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The Illicit Internet; Leveraging Advanced Technology for Student Safety
Contributors: Andrea Keith, PMP
Dr. Alex James Bene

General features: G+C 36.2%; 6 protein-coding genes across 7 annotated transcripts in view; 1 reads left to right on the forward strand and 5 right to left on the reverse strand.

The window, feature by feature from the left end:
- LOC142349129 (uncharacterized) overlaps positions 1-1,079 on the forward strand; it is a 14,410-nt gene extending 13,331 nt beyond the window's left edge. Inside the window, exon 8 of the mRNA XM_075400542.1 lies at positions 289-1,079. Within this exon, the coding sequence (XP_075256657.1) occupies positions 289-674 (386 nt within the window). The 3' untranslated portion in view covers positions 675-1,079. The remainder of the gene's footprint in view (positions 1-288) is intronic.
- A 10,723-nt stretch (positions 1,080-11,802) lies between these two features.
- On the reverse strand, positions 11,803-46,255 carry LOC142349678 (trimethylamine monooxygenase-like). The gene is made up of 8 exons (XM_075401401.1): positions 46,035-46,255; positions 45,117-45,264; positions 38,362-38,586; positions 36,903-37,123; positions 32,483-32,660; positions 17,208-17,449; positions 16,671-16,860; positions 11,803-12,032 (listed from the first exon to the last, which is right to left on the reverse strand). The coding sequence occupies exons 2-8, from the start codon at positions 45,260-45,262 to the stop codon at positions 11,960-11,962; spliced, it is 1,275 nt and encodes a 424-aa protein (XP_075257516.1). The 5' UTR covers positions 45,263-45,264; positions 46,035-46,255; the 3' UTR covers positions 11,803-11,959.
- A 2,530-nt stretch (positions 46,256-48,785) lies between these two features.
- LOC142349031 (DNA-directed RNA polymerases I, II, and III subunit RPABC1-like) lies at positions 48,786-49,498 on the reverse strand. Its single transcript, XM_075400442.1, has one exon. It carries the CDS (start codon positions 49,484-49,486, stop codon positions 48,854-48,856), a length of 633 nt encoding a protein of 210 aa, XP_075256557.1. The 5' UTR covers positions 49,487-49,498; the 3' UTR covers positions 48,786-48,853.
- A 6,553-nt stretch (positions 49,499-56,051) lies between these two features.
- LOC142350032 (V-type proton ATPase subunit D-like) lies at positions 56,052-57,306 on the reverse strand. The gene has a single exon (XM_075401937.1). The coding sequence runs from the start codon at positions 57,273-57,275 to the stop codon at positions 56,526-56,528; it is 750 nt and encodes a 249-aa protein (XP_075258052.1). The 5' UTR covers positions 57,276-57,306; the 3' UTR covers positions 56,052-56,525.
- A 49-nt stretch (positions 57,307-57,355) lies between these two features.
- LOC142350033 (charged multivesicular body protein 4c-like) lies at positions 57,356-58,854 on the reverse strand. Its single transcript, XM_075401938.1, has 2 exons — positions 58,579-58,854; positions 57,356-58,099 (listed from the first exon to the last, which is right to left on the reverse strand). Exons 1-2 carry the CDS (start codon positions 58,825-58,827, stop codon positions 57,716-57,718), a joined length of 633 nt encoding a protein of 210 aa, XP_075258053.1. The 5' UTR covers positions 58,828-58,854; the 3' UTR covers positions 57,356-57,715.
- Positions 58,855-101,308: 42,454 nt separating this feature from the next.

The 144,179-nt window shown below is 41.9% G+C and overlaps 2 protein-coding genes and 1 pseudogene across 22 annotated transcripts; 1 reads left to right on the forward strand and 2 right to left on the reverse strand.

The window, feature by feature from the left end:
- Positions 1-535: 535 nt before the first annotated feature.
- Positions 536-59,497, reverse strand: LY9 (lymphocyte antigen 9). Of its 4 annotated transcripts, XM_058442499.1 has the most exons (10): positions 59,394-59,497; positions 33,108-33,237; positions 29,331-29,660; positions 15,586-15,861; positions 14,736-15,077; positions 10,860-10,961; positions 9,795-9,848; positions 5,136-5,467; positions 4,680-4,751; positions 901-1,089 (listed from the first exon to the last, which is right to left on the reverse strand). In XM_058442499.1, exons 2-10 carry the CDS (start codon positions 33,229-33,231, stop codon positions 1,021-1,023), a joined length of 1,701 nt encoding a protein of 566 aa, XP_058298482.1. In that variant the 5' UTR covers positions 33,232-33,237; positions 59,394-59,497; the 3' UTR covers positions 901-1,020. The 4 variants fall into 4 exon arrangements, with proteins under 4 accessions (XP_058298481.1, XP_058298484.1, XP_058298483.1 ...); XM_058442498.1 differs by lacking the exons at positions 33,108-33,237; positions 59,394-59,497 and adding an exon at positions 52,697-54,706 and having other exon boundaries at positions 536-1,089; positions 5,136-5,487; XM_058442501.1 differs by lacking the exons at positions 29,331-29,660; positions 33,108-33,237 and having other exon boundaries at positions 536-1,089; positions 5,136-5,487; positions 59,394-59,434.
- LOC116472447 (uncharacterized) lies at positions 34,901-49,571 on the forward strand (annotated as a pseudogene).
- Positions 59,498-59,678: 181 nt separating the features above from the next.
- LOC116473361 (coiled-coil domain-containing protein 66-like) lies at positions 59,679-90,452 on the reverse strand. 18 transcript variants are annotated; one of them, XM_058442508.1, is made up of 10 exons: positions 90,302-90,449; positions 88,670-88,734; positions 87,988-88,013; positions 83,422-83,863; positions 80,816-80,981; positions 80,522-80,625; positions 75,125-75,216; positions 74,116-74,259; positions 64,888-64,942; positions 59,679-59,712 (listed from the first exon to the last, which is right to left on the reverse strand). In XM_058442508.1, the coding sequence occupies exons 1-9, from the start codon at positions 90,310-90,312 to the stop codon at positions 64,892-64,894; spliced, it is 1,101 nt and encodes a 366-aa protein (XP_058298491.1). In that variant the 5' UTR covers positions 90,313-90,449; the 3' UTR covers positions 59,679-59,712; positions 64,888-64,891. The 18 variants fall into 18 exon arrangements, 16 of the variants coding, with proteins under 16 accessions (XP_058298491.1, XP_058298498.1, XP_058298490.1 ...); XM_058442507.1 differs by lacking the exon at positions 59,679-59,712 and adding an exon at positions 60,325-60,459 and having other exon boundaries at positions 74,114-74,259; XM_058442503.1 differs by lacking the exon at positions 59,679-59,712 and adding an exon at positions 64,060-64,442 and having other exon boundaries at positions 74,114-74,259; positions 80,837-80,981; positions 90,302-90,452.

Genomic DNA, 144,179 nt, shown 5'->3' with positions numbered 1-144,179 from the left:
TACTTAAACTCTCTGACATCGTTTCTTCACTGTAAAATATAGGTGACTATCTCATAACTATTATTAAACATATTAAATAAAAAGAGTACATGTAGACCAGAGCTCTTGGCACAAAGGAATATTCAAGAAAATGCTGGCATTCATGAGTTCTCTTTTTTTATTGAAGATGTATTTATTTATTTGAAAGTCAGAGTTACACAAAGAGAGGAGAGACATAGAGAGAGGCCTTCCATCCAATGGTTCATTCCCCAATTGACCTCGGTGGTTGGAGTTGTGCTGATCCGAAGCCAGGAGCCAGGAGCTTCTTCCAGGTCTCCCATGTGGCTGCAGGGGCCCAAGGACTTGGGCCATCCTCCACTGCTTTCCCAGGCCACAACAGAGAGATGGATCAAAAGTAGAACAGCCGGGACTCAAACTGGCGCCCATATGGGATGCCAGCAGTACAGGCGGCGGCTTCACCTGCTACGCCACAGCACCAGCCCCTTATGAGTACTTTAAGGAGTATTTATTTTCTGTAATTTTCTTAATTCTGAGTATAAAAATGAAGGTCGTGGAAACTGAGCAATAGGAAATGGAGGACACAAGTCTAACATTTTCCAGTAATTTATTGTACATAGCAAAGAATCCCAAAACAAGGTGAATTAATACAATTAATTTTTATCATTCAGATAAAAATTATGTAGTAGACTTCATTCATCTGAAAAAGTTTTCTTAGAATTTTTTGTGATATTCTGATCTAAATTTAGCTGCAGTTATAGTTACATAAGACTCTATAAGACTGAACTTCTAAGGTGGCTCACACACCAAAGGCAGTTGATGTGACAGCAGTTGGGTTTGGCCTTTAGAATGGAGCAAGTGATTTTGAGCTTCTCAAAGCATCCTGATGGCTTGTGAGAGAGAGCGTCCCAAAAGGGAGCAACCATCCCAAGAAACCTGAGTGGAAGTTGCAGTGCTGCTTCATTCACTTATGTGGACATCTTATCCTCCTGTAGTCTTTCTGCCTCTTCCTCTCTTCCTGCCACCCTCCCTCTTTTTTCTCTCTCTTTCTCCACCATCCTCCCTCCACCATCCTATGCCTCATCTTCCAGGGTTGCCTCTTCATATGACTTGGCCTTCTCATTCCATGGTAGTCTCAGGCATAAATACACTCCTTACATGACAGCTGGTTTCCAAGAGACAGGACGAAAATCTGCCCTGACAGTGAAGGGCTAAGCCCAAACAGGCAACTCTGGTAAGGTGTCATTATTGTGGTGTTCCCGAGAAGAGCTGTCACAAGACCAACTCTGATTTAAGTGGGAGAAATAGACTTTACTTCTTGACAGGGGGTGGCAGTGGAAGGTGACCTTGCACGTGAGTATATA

Abstract. The prevalence of online pornography has been a threat to a child's virtual environment since the onset of the World Wide Web. As the fabric of society's underlying network has moved steadily towards a web-based form of interaction, this has created a dilemma for child development. The introduction of the Children's Internet Protection Act in 2001 brought this dilemma to the forefront of K-12 education spurring many companies to attack this chal enge. Gaggle's unique position in the market place as both a provider of human monitored K-12 IT services and as a researcher and developer of machine learning technology, has given it the ability to succeed where others have mostly failed. Moreover, Gaggle stands well poised to tackle the chal enge of an ever changing landscape of inappropriate online material as it migrates from the pages of porn sites to the cell-phones of sexting teens. While the depiction of the naked human form has existed since prehistoric times, its prevalence in society as wel as society's response to it has fluctuated much throughout history. For example, whereas Roman society once accepted depictions of erotica, the Victorian age first formulated the modern concept of pornography and enacted the first law criminalizing it, the Obscene Publications Act of 1857 in the United Kingdom. Also consider pornographic film, first introduced in 1896 and once confined to underground amateur productions in the 1920's, which has exploded in the 21st century into a booming business, with studies from 2006 estimating over $13 bil ion dol ars in revenue for the industry in the United States, alone. Today, we find ourselves immersed in a society where even mainstream media has become more sexual, with commercials for products like Cialis, KY Lubricants, and condoms common on daytime and primetime television and radio. There is no denying that technology has played a large role in increasing access to il icit materials. What once required expensive, bulky film cameras to produce can now be done by anyone owning a digital camera or even a cel phone. Distribution used to be through magazines wrapped in brown paper delivered to your mailbox, or a visit to a seedy theater/shop in a questionable part of town, and required proof of being at least 18 years old. But with instant access to videos on pay-per-view television or with any device that connects to the internet, consumers can access pornography quickly and easily from their own home, including from the bedroom of the average North American youth. To get some perspective, in 2003, there were 1.3 mil ion pornographic websites, totaling over 260 mil ion pages of content (N2H2, 2003; from safefamilies.org), and in 2007, a Canadian study reported 90% of males and 70% of females aged 13-14 had accessed pornography at least once. Obviously, professional pornography is a booming business. But the increase in ubiquitous access to mobile devices with powerful cameras and video recorders has made amateur pornography, including child pornography and “sexting,” even more popular. According to the University of New Hampshire's Crimes Against Children Research Center, 2.5% of the 1,560 10-17 year olds surveyed had actively participated in sexting, defined as appearing in or creating images or videos via cel phone or the internet. Moreover, the number of teens actively or passively sexting, meaning either appearing in, creating, or receiving images, Response and Chal enges